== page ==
The 2024 cost-of-living adjustment (COLA) for military retirees, Social Security recipients, disabled veterans, and others receiving various federal benefits won’t be set until October, but a quick check of the trend lines show a significant gap between this year’s figures and last year’s.
A short primer: The annual COLA calculations stem from the Consumer Price Index for Urban Wage Earners and Clerical Workers (CPI-W), an inflation measurement released monthly. The average CPI-W from July, August, and September is compared with the average of that period from the previous year to determine the increase.
In 2023, for example, that average rose 8.7% above the previous year’s baseline, triggering the largest increase in four decades.
[RELATED: MOAA's COLA Watch]
While CPI-W figures from earlier in the year won’t affect the calculations, they serve as a good indicator of where the adjustment could be heading. This year’s February figures, for example, were 1.1% above the baseline – less than a third of the increase from the same time last year.
Citing long-term trends, the nonpartisan Senior Citizens League said the 2024 COLA could end up below 3%. The same group raised the possibility of “no COLA payable” in 2024, should recessionary pressures trigger a deflation – that hasn’t happened since 2016.
“It’s tempting to base your financial plans on recent data, but a long-term outlook on most every financial topic, including COLA, generally works to an investor’s advantage,” said Lila Quintiliani, ChFC®, AFC®, MOAA’s program director for Financial and Benefits Education/Counseling. “COLAs over the past two years were well outside the norm, and plans should reflect that.”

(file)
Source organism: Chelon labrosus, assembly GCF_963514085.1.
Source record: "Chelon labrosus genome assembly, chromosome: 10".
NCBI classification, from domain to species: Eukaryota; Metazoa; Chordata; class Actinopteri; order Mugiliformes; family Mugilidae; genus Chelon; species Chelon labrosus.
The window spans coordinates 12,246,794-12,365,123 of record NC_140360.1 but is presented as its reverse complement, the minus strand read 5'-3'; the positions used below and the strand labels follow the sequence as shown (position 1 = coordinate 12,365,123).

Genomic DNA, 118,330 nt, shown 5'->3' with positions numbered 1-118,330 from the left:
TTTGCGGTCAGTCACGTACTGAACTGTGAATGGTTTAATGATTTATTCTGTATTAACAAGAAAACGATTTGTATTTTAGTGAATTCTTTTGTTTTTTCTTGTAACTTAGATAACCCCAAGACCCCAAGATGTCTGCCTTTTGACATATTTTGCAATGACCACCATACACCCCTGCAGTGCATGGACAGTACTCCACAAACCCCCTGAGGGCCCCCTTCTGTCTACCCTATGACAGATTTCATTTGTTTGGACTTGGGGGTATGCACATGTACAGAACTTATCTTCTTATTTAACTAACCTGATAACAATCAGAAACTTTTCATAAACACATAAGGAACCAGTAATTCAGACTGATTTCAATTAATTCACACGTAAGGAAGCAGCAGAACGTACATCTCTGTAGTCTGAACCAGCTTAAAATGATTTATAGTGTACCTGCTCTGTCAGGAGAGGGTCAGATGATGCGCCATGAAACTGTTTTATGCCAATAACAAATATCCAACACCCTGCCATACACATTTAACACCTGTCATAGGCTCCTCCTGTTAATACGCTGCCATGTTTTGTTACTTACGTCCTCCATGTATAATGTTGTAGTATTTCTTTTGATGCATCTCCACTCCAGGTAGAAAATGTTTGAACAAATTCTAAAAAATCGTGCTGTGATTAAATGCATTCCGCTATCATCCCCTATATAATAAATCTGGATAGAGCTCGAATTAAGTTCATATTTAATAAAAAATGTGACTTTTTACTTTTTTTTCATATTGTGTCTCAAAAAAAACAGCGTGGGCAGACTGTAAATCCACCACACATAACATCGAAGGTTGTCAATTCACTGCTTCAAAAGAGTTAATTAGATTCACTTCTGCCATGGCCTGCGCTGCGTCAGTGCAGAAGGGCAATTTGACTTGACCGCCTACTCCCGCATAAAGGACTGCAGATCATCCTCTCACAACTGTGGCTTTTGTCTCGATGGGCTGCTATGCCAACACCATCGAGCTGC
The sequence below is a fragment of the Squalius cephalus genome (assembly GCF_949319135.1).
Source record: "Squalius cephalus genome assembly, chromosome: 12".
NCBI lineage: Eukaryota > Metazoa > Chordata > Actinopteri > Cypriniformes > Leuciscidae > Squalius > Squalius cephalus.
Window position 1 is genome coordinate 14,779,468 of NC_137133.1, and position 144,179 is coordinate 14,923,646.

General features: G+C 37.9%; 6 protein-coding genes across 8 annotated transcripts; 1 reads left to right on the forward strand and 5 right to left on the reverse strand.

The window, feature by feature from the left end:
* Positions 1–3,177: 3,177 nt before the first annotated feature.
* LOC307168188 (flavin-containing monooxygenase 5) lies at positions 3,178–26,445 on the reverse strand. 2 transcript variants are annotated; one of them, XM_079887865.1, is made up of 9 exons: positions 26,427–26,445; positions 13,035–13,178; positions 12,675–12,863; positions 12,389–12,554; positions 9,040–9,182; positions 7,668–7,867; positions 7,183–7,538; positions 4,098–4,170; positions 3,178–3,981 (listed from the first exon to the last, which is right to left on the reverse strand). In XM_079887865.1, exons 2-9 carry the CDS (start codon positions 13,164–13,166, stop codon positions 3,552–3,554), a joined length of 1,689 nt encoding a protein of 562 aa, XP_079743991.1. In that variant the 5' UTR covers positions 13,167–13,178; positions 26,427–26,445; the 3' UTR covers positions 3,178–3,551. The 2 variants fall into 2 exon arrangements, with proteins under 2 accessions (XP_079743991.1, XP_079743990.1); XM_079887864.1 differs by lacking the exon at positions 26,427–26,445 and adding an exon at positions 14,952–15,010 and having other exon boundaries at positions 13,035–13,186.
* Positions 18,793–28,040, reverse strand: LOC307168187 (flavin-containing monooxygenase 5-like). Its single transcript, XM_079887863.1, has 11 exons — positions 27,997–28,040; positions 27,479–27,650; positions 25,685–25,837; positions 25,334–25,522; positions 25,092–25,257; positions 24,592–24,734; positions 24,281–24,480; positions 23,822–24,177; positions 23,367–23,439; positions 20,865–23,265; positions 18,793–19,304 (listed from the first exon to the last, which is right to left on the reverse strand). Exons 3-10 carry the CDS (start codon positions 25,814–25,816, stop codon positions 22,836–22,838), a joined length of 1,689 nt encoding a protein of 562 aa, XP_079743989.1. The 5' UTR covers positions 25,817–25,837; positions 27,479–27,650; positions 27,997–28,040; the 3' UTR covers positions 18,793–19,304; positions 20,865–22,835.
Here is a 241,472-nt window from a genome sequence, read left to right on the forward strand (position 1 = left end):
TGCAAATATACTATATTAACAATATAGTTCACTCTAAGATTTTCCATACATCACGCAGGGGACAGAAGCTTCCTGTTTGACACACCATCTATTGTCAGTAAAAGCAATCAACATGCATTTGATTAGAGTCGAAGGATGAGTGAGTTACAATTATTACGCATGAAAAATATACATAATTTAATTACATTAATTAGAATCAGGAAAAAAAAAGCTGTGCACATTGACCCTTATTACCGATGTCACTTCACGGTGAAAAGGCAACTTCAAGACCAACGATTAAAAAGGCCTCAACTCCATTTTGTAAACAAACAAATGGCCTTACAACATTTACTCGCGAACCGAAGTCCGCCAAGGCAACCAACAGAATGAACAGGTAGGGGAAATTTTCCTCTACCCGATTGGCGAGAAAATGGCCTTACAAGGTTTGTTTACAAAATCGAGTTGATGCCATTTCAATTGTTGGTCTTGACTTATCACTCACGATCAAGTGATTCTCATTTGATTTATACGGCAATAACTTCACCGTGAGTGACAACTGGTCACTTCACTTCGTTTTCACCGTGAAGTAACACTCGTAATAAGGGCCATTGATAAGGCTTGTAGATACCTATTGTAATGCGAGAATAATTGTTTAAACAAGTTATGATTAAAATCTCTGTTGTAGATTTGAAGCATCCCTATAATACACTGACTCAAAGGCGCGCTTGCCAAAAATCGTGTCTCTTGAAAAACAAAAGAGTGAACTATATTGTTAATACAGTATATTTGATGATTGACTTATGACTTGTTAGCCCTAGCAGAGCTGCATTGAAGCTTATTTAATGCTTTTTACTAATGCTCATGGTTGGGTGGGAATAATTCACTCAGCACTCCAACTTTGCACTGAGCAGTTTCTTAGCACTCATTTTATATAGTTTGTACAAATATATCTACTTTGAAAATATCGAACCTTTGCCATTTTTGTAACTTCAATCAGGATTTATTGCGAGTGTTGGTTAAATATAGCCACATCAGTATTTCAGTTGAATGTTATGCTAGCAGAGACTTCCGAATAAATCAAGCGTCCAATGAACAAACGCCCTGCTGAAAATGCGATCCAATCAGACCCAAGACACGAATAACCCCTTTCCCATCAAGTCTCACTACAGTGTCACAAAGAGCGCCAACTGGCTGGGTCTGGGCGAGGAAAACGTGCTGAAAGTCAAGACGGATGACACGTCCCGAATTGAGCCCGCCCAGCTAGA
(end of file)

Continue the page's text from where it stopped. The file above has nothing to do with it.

Last year, Quintiliani offered inflation-busting advice and other suggestions for what retirees could do with their COLA-induced pay raise. This year, she said beneficiaries who are concerned about a smaller COLA bump have options to prepare:
- Double-check your safety net. Everyone should have an emergency fund, but with inflation uncertainty (and little chance for substantial COLA support), consider whether what you have set aside is enough.
- Let high rates help you. Make sure your short-term savings rest in a high-yield account – some interest rates are above 4%.
- Consider CDs. These common, longer-term savings vehicles could be a safe place to park some money you know you’ll be needing for a future purchase, or for longer-term interest accumulation. Be sure to read up on withdrawal rules and penalties – if you need to pull money out early to cover unexpected costs, you’ll likely wipe out any interest gains.
Protecting Your COLA
Just because the COLA boost may be less than recent years doesn’t make the adjustment itself any less of a target. A Congressional Budget Office (CBO) proposal at the start of the 118th Congress suggested the government could save a quarter-trillion dollars over 10 years by changing how it calculated COLA, moving to a different index which would erode the value of these benefits over time.
There has been no legislative movement in this direction, but with the administration’s FY 2024 budget proposal just a few weeks old, and with debt ceiling and other financial pressures mounting, there’s no clarity on what Congress could put in place. MOAA has fought similar COLA-reduction plans with great success over the years – you can read a recap of these battles, dating back more than four decades, at this link.
Keep up with the latest on this and other MOAA legislative priorities via MOAA’s Advocacy News page. And be sure to register at MOAA’s Legislative Action Center, so you can make your voice heard by contacting your lawmakers on issues of importance to the wider uniformed services community.
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